Subject: News/Bulgaria: Bulgaria to curb smuggling of women for sex trade
From: Melanie Orhant (firstname.lastname@example.org)
Date: Thu Apr 20 2000 - 13:22:15 EDT
Bulgaria to curb smuggling of women for sex trade
By Galina Sabeva
SOFIA, March 15 (Reuters) - Bulgarian officials and members of rights
groups met on Wednesday to work out a plan for stopping the enslavement of
Bulgarian women for work in the sex industry abroad.
Activists estimated that some 10,000 Bulgarians, many under 18, are
trapped in such work throughout Europe.
"It is a growing problem with so many aspects -- human, criminal,
social, legislative -- and could be fought only by decisive joint efforts
by all organisations and government institutions involved in combating
traffic in women," said Nadya Kozhuharova, who heads the local office of La
Strada, a European Union-funded project for fighting trafficking in women.
The two-day meeting groups government officials, border control
officers and representatives of La Strada and intends to produce an action
plan by the end of the year, Kozhuharova told a news conference.
Kozhuharova said Bulgarians were lured into the international sex
trade through two channels -- one through the Czech Republic and Poland to
Germany, Italy and the Netherlands and the other to Greece, Macedonia,
Albania and Turkey.
"It is difficult to estimate the number of Bulgarian women who are
currently trapped in sex slavery abroad, but it is seen to be around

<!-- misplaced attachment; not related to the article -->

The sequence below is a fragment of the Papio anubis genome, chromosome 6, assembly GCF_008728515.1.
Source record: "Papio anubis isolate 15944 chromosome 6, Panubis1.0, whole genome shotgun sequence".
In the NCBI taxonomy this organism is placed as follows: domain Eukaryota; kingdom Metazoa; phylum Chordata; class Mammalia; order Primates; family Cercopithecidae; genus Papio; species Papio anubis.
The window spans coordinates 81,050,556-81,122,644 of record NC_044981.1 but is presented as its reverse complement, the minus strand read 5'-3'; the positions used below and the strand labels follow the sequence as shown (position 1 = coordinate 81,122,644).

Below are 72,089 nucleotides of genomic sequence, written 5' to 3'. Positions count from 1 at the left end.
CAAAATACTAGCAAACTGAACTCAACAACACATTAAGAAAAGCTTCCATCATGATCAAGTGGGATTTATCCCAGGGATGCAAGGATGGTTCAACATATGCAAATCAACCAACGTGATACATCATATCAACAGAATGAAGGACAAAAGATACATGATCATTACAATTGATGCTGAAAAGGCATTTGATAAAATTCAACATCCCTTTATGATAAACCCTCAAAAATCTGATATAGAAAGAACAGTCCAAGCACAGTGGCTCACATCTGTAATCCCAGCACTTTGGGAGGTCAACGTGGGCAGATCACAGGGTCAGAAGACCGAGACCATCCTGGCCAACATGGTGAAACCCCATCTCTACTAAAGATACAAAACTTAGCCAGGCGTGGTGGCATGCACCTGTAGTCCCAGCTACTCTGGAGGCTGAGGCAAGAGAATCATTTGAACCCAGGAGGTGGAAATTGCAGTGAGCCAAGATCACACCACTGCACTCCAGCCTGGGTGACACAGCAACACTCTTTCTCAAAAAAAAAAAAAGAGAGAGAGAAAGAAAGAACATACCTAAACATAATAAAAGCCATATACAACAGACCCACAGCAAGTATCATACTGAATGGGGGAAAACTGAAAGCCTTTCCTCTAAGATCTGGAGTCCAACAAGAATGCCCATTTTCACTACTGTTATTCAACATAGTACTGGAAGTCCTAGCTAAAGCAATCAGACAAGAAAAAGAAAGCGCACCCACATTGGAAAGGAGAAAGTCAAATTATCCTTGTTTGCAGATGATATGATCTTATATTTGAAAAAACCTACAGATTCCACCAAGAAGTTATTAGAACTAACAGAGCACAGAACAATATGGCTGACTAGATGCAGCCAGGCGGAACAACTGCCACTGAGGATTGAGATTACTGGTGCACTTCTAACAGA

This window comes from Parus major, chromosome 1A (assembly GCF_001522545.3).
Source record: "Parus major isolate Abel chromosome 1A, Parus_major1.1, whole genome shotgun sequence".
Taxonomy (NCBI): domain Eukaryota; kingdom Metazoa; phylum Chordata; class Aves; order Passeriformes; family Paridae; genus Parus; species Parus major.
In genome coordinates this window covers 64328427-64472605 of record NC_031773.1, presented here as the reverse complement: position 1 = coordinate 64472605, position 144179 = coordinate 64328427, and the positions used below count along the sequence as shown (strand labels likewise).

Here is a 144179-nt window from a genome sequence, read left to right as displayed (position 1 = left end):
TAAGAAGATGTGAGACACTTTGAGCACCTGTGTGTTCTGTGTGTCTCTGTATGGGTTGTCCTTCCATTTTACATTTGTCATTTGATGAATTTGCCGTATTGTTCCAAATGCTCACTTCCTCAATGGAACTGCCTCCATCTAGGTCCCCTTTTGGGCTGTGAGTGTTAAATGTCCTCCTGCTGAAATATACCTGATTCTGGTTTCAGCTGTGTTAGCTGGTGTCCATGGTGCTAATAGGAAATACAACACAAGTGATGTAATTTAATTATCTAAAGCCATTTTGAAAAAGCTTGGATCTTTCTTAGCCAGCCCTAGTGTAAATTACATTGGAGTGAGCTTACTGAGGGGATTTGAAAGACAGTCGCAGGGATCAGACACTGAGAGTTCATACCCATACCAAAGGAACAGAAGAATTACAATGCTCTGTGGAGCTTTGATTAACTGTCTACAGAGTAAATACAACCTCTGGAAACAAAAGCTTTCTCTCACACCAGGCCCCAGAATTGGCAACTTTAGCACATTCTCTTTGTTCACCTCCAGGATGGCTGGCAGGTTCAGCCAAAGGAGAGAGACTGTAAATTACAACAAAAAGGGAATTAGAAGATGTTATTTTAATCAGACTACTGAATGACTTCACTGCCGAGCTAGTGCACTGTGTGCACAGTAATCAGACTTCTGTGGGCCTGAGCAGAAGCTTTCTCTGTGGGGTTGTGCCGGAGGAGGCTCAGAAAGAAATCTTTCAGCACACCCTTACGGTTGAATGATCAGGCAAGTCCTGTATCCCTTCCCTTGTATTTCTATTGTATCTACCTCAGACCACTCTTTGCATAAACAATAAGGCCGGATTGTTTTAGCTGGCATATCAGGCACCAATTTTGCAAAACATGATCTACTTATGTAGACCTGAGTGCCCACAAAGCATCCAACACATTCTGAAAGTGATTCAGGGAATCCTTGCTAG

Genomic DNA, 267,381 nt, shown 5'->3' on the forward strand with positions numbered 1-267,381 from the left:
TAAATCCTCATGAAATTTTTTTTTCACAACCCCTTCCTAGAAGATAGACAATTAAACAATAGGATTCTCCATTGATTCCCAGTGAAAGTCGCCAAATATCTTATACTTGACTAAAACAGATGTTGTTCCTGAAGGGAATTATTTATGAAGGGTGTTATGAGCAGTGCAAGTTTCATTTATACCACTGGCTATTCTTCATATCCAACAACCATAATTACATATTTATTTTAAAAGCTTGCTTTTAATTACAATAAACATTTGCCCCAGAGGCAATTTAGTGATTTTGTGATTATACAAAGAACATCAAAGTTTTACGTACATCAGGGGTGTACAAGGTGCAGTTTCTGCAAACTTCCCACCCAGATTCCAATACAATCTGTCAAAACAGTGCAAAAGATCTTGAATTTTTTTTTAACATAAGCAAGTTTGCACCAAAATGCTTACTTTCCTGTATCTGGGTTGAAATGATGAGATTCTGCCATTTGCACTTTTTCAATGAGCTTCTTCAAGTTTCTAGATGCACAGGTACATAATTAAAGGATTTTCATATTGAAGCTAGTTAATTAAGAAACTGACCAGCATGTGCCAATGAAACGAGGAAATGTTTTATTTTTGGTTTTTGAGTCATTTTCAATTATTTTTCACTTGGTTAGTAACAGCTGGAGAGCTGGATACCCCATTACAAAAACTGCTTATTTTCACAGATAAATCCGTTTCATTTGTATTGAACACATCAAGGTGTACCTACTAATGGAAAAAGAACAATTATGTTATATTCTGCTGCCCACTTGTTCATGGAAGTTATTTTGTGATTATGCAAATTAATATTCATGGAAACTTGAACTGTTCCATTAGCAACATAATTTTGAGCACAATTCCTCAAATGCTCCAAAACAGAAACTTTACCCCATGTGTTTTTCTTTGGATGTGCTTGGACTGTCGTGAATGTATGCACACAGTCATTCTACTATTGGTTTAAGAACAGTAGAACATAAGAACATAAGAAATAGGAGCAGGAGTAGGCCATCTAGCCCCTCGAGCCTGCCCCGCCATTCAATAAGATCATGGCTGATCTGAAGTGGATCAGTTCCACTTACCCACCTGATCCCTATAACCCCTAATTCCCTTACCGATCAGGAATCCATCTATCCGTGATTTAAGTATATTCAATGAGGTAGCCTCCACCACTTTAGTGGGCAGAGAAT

10,000, many under age of 18," she said.
Many of the women are lured into leaving home by newspaper
advertisements promising work as models, dancers, shop assistants,
baby-sitters, waitresses and maids. Others, especially from smaller
villages, are kidnapped and smuggled over the border.
According to a survey carried out by the local office of the
International Organisation for Migration, 25 percent of Bulgarian women
aged between 12 and 35 years are likely to take a risky job abroad through
a newspaper add, Kozhuharova said.
"Poverty, desire to live abroad, social insecurity and lack of life
experience are main reasons why so many Bulgarian women become victims of
sex slavery abroad," she said.
The growing involvement of Bulgarian women in prostitution, both at
home or abroad, is one of the most brutal results of the economic hardship
that has accompanied Bulgaria's transition to a free market economy after
communist rule ended 10 years ago.
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